Dissociation is one of our primary defense mechanisms. Most readers have heard of the "fight or flight response": The body pumps out adrenaline when presented with danger. To this scholars add "freeze": Responding to a frightening stimulus with a "deer-in-the-headlights" response, in the hope the danger will go away by itself.
I'd add to the physical fight-flight-or-freeze triad two cognitive defenses: "appease" and "avoid." Most mammals exhibit an appease response: Think of a low-status dog presenting his belly to a threatening dominant pack leader. We humans may bow and scrape before a threatening boss, for instance.
"Avoiding" takes many forms: simply staying away from hostile places and people, to denial, to mentally checking out — or dissociating — when all other defense methods fail. Our minds protect us from overwhelming stress.
The classic example is the child who is raped. At the time, the child may lose consciousness or enter into a fantasy world. Later as an adult, the raped adult-child may dissociate — or even develop alters — to protect the mind against the extreme stress of the painful memory or self loathing. People with post-traumatic stress disorder tend to dissociate.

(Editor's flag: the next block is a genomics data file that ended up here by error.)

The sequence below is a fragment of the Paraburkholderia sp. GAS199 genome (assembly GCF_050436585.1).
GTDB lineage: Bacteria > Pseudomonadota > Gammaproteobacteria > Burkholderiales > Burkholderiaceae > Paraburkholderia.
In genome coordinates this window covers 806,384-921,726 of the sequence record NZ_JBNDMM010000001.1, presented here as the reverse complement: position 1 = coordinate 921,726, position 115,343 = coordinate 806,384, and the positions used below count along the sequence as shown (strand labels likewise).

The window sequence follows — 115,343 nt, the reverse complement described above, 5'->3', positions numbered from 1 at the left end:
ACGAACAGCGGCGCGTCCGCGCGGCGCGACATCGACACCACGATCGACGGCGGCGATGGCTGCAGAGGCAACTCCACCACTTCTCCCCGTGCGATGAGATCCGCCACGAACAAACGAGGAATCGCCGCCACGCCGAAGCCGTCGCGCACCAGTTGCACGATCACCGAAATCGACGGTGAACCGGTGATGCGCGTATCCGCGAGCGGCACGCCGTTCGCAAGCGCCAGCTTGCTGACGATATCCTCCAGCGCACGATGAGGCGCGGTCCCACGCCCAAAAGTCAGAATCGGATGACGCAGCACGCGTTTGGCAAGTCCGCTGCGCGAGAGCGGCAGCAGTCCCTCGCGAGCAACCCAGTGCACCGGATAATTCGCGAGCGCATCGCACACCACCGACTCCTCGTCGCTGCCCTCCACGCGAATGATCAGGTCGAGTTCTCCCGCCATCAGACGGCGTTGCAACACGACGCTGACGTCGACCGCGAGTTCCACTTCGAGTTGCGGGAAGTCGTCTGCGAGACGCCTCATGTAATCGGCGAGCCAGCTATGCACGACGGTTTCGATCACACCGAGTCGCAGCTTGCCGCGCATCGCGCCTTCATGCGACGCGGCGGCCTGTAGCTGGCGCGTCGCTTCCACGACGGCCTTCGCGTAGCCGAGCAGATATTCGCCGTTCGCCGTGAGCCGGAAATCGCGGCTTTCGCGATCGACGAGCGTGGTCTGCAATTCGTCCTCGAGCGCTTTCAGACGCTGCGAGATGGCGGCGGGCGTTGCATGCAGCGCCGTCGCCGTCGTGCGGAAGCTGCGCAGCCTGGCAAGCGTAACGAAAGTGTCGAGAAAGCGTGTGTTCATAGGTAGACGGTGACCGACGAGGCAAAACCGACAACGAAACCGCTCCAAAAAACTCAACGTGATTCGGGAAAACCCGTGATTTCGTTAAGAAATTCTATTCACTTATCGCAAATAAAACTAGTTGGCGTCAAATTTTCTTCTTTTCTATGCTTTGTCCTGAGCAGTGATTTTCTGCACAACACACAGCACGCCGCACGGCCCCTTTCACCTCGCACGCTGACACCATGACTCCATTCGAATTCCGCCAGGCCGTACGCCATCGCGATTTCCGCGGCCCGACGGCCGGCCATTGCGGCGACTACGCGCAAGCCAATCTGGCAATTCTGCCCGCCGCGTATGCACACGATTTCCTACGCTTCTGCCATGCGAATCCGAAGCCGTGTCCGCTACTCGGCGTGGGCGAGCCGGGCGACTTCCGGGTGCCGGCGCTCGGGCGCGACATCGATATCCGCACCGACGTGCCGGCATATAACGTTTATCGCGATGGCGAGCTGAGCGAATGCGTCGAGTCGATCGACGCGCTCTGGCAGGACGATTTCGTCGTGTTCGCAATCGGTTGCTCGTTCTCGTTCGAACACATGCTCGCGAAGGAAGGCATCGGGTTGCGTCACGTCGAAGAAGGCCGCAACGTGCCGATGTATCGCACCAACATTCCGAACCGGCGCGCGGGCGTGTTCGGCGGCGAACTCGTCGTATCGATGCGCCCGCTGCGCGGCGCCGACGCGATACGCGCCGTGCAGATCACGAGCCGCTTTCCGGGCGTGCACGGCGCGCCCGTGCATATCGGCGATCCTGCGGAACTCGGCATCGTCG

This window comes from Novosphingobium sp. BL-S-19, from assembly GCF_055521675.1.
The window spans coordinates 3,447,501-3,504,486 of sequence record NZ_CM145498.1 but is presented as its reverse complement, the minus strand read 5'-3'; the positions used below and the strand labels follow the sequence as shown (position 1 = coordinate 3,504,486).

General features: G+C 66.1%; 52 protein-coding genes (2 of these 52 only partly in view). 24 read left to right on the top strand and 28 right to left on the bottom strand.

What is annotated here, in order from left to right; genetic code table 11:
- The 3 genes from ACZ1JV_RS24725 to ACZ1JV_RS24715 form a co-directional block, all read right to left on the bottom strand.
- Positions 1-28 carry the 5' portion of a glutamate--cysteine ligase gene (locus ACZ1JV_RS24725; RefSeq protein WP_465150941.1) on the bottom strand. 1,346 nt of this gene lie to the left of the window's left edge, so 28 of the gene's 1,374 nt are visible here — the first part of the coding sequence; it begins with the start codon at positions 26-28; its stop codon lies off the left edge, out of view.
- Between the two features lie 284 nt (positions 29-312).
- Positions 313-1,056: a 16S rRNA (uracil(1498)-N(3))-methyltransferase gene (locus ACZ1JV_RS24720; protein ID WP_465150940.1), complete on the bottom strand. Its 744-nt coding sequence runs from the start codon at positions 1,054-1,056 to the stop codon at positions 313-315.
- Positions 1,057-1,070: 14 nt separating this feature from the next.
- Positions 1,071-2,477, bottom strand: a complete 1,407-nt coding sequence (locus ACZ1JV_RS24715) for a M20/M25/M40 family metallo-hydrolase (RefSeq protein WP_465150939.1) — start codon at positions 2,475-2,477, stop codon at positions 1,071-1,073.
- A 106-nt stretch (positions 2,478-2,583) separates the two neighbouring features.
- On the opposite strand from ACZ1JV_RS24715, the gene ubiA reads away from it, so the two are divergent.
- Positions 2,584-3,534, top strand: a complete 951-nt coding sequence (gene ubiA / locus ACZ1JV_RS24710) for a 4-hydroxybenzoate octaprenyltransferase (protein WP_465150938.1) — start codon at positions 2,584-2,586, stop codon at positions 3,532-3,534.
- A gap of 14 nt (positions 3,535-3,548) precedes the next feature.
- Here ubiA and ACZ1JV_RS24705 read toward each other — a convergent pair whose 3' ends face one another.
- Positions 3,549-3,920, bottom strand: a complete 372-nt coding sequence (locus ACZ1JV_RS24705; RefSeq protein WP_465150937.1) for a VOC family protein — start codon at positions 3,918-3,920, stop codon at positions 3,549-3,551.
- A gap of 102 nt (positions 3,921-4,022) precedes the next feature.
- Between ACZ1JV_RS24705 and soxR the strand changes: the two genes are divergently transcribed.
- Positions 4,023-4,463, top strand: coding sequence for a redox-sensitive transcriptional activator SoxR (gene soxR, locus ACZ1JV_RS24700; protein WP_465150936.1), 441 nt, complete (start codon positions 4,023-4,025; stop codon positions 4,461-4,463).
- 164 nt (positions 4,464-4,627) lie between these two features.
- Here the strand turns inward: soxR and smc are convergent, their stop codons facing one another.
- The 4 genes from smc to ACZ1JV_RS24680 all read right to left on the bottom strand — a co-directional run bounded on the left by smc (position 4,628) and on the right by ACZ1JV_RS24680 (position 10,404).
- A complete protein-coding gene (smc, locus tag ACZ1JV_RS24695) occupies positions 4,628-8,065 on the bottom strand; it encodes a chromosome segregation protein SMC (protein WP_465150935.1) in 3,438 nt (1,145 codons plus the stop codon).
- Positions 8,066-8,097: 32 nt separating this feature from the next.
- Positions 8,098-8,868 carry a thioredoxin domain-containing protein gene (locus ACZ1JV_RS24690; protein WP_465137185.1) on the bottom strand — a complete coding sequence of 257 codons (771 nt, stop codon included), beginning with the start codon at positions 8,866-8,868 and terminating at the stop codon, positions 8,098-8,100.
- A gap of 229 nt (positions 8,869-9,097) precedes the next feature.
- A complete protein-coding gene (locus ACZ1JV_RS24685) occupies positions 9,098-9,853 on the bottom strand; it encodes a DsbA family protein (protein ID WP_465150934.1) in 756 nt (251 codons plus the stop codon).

It's easy to understand how harsh criticism fits into this model. Being denounced in front of a group is excruciating. It makes sense the mind checks out.
But what about chanting or meditating?
It's possible trance is a response to the boredom of repeating a mantra or maintaining a blank mind. Or it may be trance is just an alternative way of invoking a natural response — a kind of "back door," just as we can hike our adrenaline by visualizing a dangerous situation when none is present.
Eastern meditation cults, or any group practicing extensive chanting or meditation, seem to cause unusually high levels of dissociation for some people in my experience. (I find fewer problem reports from mindfulness meditation practitioners — although I've worked with followers of Goenka who report dissociation.)
Mantra-based and similar meditations themselves are forms of learned, voluntary, and controlled dissociation.
For most people 20 or 30 minute meditations are not only not dangerous, they appear to be beneficial — and enjoyable. Meditation is one of Nature's miracles, I believe.